NLA Stage 2

Stage 2 is flexible — and Stage 2 utterances are easier-to-understand — so Stage 2 gives GLPs the opportunity to be understood by a wider group of communication partners. Once long gestalts have been shortened/mitigated, they are easier to say, and, thus, more readily understood. In fact, when GLPs have gotten to Stage 2, they are often seen as talking for the first time! At Stage 2, GLPs are able to apply their mix-and-match mitigations in more situations than the gestalts they were derived from. That means they can communicate more ‘intentions.’ Sharing is still #1, but Stage 2 communicators can use their language to make observations, comment on their thoughts and feelings, suggest activities, protest about what they don’t want, request what they do want, exclaim their appreciation (and the opposite!), and ask questions. ‘What’s + next?’ and ‘What’s + over there?’ we model for them; ‘How about + that one?’ and ‘How about + something else?’ we offer; “I’m ready + to go!’ and ‘I’m ready + to eat!’ we exclaim; ‘Don’t + take that!’ and ‘Don’t + delete it!’ we model as well. And, at Stage 2, kids are sometimes more able to use AAC, because they are closer to using single the single words that most AAC is built on.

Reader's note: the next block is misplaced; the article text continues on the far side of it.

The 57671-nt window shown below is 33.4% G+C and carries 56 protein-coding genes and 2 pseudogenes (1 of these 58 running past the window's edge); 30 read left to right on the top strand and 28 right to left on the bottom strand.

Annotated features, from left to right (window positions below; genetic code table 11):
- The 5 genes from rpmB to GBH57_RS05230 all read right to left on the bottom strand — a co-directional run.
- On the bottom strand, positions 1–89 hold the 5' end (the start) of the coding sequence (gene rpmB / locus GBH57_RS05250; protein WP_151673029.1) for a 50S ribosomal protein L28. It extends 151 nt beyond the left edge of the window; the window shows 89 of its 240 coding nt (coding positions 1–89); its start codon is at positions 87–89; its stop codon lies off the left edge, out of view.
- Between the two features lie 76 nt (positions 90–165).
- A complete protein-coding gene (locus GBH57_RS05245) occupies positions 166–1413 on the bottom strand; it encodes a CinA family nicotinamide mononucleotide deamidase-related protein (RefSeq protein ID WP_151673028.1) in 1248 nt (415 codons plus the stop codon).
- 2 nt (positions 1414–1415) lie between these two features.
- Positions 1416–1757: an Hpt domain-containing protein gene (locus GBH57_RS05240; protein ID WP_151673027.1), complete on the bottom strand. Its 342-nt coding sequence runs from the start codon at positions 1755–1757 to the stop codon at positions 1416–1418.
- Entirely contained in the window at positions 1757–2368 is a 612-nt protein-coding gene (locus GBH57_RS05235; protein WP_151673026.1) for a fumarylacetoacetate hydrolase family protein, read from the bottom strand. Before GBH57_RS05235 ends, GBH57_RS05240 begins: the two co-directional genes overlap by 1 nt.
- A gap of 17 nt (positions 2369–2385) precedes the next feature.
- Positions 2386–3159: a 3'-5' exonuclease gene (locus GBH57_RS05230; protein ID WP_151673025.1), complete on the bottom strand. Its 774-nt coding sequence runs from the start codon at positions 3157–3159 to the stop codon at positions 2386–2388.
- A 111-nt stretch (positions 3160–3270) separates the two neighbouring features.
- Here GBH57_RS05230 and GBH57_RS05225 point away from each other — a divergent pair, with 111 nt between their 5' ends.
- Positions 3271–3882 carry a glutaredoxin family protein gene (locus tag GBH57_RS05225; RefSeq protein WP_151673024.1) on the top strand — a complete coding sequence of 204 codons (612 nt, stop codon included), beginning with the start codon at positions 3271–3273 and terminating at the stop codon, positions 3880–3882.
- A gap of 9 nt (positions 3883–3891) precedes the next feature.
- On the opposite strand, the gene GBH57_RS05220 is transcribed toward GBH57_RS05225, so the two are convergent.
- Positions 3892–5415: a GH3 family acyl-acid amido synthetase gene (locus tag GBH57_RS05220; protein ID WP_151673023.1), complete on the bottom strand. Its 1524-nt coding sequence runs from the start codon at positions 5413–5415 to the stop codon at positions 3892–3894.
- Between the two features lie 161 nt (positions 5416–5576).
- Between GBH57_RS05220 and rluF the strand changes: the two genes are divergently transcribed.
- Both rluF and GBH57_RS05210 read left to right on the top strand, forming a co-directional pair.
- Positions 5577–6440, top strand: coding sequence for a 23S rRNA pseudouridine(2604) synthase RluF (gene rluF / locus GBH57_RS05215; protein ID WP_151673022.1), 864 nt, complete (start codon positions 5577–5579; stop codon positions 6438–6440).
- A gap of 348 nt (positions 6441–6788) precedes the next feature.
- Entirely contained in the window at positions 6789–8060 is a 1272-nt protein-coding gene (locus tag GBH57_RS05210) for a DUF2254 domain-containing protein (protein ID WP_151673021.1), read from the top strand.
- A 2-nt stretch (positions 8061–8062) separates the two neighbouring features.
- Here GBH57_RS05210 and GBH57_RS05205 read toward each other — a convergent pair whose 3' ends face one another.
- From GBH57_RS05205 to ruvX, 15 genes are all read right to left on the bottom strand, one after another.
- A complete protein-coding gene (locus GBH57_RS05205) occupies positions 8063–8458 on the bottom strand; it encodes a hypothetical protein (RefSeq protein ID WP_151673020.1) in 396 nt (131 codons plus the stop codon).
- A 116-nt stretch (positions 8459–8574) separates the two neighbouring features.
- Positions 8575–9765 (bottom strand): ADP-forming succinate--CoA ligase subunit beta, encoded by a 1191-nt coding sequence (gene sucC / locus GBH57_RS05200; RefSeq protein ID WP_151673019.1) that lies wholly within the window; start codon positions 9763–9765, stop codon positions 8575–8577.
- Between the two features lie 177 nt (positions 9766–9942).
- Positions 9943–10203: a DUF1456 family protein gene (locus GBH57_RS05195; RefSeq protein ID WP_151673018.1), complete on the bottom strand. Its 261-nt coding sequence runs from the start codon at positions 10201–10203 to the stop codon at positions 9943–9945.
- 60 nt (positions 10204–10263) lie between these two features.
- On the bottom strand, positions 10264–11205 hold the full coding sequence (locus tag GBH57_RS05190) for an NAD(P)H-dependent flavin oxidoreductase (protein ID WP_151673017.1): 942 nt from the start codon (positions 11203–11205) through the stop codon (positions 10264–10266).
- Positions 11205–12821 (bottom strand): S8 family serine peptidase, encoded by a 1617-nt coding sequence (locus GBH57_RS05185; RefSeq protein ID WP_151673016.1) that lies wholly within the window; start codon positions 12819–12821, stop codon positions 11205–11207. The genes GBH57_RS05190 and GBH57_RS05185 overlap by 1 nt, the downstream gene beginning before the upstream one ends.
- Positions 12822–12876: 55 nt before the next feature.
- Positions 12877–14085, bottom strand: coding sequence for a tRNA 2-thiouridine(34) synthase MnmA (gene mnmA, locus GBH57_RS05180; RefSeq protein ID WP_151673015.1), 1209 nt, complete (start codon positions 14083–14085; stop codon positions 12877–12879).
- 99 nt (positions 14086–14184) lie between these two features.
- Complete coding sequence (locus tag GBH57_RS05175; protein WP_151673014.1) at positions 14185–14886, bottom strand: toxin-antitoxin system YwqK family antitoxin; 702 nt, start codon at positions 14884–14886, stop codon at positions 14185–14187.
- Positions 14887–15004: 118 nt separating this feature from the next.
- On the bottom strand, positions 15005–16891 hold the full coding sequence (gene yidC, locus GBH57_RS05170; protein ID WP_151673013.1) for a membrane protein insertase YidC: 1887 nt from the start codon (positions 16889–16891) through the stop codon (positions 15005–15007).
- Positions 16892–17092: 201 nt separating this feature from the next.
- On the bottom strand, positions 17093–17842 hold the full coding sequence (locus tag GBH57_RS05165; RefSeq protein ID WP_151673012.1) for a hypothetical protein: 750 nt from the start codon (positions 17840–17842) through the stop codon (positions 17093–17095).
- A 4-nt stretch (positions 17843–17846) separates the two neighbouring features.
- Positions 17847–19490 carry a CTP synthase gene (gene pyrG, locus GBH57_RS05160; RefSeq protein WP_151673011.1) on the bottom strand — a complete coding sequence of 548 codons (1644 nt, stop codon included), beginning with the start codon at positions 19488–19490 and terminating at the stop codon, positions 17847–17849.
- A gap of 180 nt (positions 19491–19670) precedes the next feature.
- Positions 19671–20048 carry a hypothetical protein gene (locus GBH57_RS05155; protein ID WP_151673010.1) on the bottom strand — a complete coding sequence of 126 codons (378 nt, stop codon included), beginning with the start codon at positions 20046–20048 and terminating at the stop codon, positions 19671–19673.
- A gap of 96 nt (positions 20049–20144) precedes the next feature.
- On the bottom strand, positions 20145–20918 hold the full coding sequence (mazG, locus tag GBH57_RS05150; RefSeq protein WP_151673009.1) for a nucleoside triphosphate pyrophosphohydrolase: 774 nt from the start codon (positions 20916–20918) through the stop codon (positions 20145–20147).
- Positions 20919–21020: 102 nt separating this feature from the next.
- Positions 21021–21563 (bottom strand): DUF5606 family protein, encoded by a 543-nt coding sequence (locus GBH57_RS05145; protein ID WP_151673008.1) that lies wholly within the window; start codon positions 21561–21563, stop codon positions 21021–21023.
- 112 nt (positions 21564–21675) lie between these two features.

Some Stage 2 mitigations are flexible ‘frames’ as described by Ann Peters, with a variety of single words placed in empty slots. Other mitigations are combinations of two more-equal-sized parts of previous gestalts. Finally, some mitigations are simply whittled down or shortened versions of long gestalts. The latter phenomenon is particularly common in older GLPs, who often have entire videos in their brains — and Stage 2 mitigations allows them to access and communicate with much shorter, and more manageable, portions of those former gestalts. Please check out the NLA Handout and all the Stage 2 Supports!

All-in-all, everyone loves Stage 2 language and Stage 2 communication — which often makes it seem like a place to stay … forever. But, don’t be fooled! There’s more, and it will be incredibly rewarding!


A casual conversation among 3 NLA SLPs brings some of the strategies to life. Here Ereeni describes a student’s Stage 2 utterances about an important event, and Nellie reminds us to “not rush stage 2.” Marge follows up with a reminder that the multiword Stage 1 is as ‘basic’ to a gestalt language processor as the single word is to an analytic language processor.